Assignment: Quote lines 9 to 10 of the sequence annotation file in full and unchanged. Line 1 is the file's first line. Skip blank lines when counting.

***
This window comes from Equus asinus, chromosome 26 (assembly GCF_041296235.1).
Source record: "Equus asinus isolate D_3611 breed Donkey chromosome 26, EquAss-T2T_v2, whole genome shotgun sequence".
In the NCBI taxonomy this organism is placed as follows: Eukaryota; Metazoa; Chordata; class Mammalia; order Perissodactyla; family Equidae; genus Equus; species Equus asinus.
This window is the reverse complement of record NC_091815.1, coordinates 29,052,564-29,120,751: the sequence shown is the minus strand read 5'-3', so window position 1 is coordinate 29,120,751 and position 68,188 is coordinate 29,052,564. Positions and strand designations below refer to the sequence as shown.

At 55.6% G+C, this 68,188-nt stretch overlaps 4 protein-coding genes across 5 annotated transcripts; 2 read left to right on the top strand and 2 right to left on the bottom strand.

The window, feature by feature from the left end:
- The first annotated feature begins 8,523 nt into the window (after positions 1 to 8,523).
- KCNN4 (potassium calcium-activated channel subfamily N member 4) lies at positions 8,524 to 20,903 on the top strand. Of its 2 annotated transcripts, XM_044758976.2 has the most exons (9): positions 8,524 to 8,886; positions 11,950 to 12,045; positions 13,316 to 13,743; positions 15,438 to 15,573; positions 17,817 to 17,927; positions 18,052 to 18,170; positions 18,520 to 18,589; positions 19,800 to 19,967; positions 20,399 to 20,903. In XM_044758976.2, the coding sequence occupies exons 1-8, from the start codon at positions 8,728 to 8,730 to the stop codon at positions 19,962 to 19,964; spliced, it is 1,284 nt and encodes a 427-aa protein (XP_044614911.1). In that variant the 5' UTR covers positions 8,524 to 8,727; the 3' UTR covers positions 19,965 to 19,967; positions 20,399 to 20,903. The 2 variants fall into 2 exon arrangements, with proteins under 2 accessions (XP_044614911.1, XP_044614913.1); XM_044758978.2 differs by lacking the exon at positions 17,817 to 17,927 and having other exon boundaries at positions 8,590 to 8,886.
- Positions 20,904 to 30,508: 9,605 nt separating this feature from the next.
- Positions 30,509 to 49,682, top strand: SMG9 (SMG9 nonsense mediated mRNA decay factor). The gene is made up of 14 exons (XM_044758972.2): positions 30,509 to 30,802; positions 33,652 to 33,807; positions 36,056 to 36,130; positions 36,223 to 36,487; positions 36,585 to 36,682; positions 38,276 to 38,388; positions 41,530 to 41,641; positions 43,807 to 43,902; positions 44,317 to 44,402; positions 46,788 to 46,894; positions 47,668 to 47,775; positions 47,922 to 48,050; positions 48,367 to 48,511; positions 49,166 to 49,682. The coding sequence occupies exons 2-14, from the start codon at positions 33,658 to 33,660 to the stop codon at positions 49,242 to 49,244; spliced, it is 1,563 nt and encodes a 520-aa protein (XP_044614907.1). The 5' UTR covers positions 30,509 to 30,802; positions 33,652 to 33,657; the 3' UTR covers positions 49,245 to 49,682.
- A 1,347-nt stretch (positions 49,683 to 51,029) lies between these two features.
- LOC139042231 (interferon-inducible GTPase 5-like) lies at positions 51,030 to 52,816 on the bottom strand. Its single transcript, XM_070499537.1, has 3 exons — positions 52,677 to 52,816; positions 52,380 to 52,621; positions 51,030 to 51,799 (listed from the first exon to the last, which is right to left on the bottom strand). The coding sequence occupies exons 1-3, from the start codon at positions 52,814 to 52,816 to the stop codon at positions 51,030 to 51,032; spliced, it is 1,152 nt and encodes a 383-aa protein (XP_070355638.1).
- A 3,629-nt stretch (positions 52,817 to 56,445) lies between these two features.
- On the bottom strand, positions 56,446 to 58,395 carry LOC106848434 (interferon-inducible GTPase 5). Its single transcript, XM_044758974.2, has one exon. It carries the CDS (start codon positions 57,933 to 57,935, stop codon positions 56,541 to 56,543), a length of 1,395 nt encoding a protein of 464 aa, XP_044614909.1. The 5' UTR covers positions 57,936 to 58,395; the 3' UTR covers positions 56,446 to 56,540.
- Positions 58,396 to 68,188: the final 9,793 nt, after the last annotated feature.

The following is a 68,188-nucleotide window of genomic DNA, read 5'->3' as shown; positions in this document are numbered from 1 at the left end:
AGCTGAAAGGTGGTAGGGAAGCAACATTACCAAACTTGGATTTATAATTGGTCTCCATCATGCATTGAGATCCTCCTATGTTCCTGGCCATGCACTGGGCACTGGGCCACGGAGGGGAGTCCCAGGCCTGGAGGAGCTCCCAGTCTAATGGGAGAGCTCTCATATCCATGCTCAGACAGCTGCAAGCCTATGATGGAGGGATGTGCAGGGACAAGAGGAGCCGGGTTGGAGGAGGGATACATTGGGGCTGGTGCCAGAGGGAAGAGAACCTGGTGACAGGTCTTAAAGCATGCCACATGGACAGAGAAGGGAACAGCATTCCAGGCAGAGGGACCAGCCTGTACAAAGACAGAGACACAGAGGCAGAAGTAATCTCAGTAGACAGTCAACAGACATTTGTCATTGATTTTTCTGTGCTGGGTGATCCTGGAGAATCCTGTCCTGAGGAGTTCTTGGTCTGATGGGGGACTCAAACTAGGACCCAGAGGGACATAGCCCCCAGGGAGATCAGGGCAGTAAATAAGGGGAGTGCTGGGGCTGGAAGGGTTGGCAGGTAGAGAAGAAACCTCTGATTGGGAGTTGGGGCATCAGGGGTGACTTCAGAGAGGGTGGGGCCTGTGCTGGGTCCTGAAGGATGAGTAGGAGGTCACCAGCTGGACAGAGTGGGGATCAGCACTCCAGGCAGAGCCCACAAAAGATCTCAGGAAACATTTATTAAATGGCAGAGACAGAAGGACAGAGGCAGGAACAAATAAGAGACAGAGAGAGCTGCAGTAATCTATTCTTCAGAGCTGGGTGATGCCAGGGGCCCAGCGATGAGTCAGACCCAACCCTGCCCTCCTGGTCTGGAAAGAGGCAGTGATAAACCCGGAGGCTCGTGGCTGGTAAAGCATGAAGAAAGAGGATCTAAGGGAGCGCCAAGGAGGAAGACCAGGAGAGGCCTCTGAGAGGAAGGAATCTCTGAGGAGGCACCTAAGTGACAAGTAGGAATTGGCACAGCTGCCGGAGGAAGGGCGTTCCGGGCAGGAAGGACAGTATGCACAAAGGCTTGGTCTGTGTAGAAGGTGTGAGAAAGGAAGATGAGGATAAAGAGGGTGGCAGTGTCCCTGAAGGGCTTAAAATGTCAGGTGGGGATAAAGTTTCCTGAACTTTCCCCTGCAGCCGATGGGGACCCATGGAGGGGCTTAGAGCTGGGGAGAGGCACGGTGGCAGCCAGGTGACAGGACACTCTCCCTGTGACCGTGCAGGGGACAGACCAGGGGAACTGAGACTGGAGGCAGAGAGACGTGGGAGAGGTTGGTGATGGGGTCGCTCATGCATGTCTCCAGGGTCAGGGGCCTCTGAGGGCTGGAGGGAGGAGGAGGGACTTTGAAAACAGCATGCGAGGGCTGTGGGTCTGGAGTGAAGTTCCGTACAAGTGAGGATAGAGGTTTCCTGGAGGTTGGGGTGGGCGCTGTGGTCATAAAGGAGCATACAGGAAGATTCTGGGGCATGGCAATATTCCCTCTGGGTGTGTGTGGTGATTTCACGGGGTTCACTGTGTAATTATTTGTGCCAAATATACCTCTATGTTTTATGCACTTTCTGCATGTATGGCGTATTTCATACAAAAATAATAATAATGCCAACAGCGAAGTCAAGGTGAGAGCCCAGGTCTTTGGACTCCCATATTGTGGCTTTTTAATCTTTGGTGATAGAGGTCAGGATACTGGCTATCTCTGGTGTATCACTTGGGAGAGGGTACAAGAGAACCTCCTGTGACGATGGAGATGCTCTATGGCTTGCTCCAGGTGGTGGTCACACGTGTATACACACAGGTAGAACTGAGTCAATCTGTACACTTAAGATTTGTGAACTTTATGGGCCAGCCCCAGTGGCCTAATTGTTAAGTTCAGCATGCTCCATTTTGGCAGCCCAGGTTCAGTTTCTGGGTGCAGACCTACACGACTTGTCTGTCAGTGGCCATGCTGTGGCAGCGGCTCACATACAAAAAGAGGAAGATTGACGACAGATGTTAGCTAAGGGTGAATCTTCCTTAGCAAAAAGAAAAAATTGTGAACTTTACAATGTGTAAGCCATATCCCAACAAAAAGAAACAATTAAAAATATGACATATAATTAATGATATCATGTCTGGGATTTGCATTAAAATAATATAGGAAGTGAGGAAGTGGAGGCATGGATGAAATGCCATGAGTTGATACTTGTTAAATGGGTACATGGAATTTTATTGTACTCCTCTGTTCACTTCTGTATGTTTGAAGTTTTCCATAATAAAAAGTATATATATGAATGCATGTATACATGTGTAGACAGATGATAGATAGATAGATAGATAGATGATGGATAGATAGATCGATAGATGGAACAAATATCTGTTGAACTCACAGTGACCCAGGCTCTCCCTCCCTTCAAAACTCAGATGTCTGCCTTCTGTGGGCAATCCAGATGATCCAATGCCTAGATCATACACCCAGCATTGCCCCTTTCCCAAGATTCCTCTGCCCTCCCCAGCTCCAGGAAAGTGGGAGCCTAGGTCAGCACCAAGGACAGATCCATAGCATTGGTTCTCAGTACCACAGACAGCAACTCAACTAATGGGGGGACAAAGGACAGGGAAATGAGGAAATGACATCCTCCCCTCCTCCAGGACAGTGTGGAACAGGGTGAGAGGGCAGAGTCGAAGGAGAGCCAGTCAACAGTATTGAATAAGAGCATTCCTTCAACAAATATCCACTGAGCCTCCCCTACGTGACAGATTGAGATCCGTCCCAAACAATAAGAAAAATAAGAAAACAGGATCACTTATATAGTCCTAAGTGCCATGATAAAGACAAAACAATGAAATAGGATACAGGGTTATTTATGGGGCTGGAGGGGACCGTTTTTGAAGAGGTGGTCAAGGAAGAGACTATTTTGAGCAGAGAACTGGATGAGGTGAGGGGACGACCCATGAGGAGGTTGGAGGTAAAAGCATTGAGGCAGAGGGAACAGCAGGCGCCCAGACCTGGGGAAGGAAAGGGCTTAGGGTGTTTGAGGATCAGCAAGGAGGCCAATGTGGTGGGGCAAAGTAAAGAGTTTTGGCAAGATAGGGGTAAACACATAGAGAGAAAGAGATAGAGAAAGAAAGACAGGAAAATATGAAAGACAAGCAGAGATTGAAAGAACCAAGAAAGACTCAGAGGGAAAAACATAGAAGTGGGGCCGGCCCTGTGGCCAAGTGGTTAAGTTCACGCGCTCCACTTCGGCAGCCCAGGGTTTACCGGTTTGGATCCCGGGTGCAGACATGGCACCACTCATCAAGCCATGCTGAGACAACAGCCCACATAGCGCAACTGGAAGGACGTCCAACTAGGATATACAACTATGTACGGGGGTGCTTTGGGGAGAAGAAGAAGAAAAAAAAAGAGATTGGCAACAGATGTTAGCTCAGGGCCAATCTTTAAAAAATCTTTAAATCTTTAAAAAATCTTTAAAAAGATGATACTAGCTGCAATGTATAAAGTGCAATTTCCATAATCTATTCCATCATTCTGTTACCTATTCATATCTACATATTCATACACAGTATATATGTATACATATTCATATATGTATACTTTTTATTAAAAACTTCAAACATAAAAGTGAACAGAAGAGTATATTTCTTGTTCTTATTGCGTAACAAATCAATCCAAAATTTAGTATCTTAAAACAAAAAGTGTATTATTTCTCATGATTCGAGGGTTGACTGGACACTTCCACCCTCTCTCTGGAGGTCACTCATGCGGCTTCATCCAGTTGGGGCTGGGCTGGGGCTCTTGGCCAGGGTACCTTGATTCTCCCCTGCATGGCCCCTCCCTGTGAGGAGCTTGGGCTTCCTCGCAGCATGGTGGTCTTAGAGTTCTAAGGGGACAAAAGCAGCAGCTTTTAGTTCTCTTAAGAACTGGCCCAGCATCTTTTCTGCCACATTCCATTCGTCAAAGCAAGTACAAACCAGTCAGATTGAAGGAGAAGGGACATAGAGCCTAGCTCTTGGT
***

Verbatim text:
- Positions 20,904 to 30,508: 9,605 nt separating this feature from the next.
- Positions 30,509 to 49,682, top strand: SMG9 (SMG9 nonsense mediated mRNA decay factor). The gene is made up of 14 exons (XM_044758972.2): positions 30,509 to 30,802; positions 33,652 to 33,807; positions 36,056 to 36,130; positions 36,223 to 36,487; positions 36,585 to 36,682; positions 38,276 to 38,388; positions 41,530 to 41,641; positions 43,807 to 43,902; positions 44,317 to 44,402; positions 46,788 to 46,894; positions 47,668 to 47,775; positions 47,922 to 48,050; positions 48,367 to 48,511; positions 49,166 to 49,682. The coding sequence occupies exons 2-14, from the start codon at positions 33,658 to 33,660 to the stop codon at positions 49,242 to 49,244; spliced, it is 1,563 nt and encodes a 520-aa protein (XP_044614907.1). The 5' UTR covers positions 30,509 to 30,802; positions 33,652 to 33,657; the 3' UTR covers positions 49,245 to 49,682.